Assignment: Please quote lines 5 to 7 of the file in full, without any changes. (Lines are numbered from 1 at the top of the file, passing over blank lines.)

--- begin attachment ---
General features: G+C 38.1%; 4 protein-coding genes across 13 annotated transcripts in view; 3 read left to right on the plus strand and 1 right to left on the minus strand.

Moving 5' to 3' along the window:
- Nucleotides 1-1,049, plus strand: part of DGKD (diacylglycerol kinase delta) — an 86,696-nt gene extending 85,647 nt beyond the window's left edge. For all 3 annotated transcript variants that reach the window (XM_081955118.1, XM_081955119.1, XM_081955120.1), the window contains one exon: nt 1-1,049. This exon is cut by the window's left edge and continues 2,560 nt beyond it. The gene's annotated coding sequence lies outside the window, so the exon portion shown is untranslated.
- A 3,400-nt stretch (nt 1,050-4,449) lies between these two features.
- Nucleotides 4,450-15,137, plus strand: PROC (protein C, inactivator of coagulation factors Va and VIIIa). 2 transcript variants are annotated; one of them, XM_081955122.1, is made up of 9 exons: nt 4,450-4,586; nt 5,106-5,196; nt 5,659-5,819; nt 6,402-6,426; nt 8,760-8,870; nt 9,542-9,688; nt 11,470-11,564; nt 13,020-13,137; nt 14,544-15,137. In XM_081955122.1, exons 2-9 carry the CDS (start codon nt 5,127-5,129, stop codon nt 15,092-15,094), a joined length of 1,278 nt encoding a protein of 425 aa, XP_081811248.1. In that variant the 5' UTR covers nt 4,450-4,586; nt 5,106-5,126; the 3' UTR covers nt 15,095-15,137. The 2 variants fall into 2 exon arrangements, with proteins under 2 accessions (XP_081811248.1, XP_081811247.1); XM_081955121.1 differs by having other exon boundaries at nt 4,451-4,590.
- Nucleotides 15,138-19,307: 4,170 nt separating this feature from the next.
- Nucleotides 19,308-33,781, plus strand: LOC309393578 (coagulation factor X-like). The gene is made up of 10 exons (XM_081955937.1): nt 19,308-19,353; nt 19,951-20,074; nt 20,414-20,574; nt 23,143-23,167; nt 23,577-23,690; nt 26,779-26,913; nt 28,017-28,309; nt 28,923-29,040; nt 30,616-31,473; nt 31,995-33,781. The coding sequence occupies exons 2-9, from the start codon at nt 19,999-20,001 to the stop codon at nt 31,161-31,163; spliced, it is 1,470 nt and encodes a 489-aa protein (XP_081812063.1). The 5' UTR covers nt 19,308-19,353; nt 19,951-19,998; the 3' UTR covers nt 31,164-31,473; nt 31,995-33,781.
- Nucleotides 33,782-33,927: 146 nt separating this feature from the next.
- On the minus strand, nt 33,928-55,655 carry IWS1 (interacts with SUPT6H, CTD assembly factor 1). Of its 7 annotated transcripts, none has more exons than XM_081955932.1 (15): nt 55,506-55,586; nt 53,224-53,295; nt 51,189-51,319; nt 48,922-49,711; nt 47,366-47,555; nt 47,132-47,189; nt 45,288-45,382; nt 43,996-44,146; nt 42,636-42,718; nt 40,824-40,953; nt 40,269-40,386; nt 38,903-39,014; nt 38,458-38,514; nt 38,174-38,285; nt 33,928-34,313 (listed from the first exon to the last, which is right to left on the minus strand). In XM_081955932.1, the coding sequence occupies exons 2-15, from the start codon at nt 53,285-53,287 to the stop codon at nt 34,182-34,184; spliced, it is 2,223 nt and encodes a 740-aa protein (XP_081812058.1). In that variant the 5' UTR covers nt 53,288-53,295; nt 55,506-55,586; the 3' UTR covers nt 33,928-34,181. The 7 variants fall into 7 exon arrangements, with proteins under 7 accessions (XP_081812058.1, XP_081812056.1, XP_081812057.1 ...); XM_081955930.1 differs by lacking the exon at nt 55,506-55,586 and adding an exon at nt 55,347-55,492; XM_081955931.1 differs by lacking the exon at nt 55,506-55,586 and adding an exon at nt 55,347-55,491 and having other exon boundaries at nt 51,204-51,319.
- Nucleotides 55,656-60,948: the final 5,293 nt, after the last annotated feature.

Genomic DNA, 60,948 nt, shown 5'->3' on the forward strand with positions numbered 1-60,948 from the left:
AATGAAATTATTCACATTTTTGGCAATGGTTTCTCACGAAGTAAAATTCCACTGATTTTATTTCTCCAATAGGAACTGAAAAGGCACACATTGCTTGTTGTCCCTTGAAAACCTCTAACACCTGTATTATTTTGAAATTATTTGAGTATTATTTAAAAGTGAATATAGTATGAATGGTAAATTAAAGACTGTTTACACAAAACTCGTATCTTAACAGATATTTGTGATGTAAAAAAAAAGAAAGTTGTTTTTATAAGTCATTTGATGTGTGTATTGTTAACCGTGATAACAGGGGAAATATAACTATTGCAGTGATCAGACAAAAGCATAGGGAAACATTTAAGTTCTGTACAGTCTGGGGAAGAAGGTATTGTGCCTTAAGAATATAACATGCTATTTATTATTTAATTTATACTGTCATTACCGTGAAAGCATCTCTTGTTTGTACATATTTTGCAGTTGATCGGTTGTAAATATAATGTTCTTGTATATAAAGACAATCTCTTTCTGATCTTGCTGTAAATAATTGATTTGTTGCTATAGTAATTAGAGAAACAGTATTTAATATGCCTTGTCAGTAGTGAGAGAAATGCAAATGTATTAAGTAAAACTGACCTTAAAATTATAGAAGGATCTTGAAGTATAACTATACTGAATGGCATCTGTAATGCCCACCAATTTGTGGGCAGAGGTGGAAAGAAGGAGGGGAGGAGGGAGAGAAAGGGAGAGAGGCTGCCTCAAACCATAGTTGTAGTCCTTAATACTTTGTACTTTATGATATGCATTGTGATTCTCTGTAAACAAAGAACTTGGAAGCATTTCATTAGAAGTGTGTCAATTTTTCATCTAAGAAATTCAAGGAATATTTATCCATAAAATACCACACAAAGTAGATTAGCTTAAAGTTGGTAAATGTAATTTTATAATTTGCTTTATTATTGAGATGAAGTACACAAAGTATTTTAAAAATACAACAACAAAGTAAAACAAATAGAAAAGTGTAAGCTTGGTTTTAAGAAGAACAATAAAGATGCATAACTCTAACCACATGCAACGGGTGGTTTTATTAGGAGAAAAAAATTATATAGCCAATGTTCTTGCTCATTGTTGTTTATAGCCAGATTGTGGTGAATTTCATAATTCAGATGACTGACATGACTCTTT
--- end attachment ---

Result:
- Nucleotides 4,450-15,137, plus strand: PROC (protein C, inactivator of coagulation factors Va and VIIIa). 2 transcript variants are annotated; one of them, XM_081955122.1, is made up of 9 exons: nt 4,450-4,586; nt 5,106-5,196; nt 5,659-5,819; nt 6,402-6,426; nt 8,760-8,870; nt 9,542-9,688; nt 11,470-11,564; nt 13,020-13,137; nt 14,544-15,137. In XM_081955122.1, exons 2-9 carry the CDS (start codon nt 5,127-5,129, stop codon nt 15,092-15,094), a joined length of 1,278 nt encoding a protein of 425 aa, XP_081811248.1. In that variant the 5' UTR covers nt 4,450-4,586; nt 5,106-5,126; the 3' UTR covers nt 15,095-15,137. The 2 variants fall into 2 exon arrangements, with proteins under 2 accessions (XP_081811248.1, XP_081811247.1); XM_081955121.1 differs by having other exon boundaries at nt 4,451-4,590.
- Nucleotides 15,138-19,307: 4,170 nt separating this feature from the next.
- Nucleotides 19,308-33,781, plus strand: LOC309393578 (coagulation factor X-like). The gene is made up of 10 exons (XM_081955937.1): nt 19,308-19,353; nt 19,951-20,074; nt 20,414-20,574; nt 23,143-23,167; nt 23,577-23,690; nt 26,779-26,913; nt 28,017-28,309; nt 28,923-29,040; nt 30,616-31,473; nt 31,995-33,781. The coding sequence occupies exons 2-9, from the start codon at nt 19,999-20,001 to the stop codon at nt 31,161-31,163; spliced, it is 1,470 nt and encodes a 489-aa protein (XP_081812063.1). The 5' UTR covers nt 19,308-19,353; nt 19,951-19,998; the 3' UTR covers nt 31,164-31,473; nt 31,995-33,781.